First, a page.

Management of the Impacted Canine

The proper eruption and final position of the canine tooth is an essential part of the maturation of the dentition to ensure proper occlusion and optimize the esthetic appearance of the patient’s smile. Abnormal eruption or failure of the eruption of the canine can result in malposition and periodontal compromise of adjacent teeth, loss of arch space, internal or external resorption of the canine or adjacent teeth, formation of cysts associated with the impacted tooth, and recurrent infection with a partially erupted canine. Impacted canines complicate orthodontic treatment, potentially compromising the occlusion and esthetic outcome of the case. Early diagnosis, surgical and orthodontic manipulation to prevent impaction and to manage the impacted teeth, is essential in obtaining an optimal outcome for the patient.

Etiopathogenesis/Causative Factors

The maxillary canines are the second most frequently impacted teeth after wisdom teeth, with incidence reports in the literature in the range of 1% to 3.5% in the general population. Mandibular canine impaction occurs at a much lower rate, possibly about 0.3%. These rates would be much higher in a cohort of patients undergoing orthodontic treatment. Peck et al, in a review of the literature on palatally impacted canines, reports the incidence of bilateral maxillary canine impaction at 17% to 45%. The rate among female patients is twice as high as among males: 1.17% versus 0.51%.

The anomaly of canine impaction has been attributed to genetic and local factors. Although the actual cause is probably multifactorial, genetic and guidance theories of causation have been proposed. Proponents of the genetic theory—the assumption that the impaction is under genetic influence—identify increased occurrence of other dental anomalies, bilateral occurrence of impaction, familial occurrence, sex differences, and population differences as support for the genetic theory of impaction. The guidance theory is based on more local factors influencing the proper eruption of the canine. Some authors have used the same data proposed by Peck et al to support their guidance theory of impaction. Bishara identified multiple factors that are likely involved in the etiology of the impacted canine: (1) tooth size–arch length discrepancies, (2) prolonged retention or early loss of the deciduous canine, (3) abnormal position of the tooth bud, (4) the presence of an alveolar cleft, (5) ankylosis, (6) cystic or neoplastic formation, (7) dilacerations of the root, (8) iatrogenic, (9) trauma, and (10) idiopathic, including primary failure of eruption. In most cases, it is difficult to identify the precise etiologic factor leading to the impaction of the canine.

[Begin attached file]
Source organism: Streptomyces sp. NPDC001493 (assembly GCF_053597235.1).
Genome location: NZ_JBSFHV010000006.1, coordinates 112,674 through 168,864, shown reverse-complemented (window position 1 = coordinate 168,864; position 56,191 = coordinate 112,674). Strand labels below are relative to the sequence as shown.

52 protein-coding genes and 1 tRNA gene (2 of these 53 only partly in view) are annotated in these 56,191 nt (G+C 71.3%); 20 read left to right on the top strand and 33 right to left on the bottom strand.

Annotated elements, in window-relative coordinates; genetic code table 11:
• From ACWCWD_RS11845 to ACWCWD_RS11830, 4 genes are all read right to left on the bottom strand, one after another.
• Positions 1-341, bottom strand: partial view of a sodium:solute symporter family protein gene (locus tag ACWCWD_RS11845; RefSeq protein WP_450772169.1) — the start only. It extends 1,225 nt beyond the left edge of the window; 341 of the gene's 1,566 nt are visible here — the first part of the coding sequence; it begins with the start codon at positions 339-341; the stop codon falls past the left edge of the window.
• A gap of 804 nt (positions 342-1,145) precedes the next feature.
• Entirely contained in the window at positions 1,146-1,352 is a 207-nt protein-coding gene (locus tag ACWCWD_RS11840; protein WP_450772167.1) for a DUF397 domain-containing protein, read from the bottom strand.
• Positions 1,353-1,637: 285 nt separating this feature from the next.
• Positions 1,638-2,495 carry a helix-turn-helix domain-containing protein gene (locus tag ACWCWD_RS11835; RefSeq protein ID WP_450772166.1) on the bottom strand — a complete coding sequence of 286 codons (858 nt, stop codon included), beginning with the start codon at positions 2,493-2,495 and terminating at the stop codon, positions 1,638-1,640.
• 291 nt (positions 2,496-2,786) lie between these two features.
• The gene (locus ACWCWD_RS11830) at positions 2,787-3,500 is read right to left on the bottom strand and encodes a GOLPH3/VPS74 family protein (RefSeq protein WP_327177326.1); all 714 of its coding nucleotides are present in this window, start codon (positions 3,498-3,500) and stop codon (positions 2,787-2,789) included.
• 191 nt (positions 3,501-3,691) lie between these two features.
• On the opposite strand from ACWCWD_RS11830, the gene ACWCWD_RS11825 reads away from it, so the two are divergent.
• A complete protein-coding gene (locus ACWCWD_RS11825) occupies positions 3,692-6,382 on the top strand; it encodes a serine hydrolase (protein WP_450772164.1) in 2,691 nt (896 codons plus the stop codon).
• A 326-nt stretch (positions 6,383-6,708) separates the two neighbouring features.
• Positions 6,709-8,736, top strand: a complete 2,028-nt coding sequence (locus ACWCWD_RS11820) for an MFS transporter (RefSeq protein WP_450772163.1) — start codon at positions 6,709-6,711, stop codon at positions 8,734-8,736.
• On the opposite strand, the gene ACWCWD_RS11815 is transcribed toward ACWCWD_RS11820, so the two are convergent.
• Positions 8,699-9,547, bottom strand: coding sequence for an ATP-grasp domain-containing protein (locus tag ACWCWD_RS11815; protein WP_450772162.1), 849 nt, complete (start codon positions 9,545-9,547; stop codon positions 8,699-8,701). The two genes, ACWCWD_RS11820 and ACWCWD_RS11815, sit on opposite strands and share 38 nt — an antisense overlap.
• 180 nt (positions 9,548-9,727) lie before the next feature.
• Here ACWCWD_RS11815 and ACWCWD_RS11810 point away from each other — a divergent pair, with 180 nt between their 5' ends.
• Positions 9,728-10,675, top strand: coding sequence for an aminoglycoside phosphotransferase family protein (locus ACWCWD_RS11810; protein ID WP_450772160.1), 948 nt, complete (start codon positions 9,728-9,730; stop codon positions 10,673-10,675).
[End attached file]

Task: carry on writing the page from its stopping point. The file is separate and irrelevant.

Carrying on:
Prediction of canine impaction in the maxilla has been evaluated by multiple authors. Warford et al evaluated the prediction of maxillary canine impaction after primary canine extraction in patients less than age 12 years using sector localization and angular measurements based on panographic radiographs. The location of the cusp tip of the canine in question and its relationship to the adjacent lateral incisor was divided into specific sectors: Sector I represents the area distal to a line tangent to the distal heights of contour of lateral incisor crown and root; sector II is mesial to sector I, but distal to the bisector of the lateral incisor’s long axis; sector III is mesial to sector II, but distal to the mesial heights of contour of the lateral incisor crown and root; and sector IV includes all areas mesial to sector III ( Fig. 16-1 ). The findings in Warford’s study indicate that of the two factors considered for predicting maxillary canine impaction, canine angulation and sector location, the prediction appears to rest almost solely on the sector location of the cusp tip of the erupting canine. As shown by the predictive values for sector location alone—(I) 0.06, (II) 0.38, (III) 0.87, and (IV) 0.99—the more mesial the cusp tip location, the greater the likelihood of impaction. The overall incidence of impaction was 82%, if the canine cusp tip was in sections II, III, or IV. In any patient where the tip of the canine overlaps the root of the lateral incisor in a Panorex film, orthodontic evaluation and possible early intervention would be appropriate.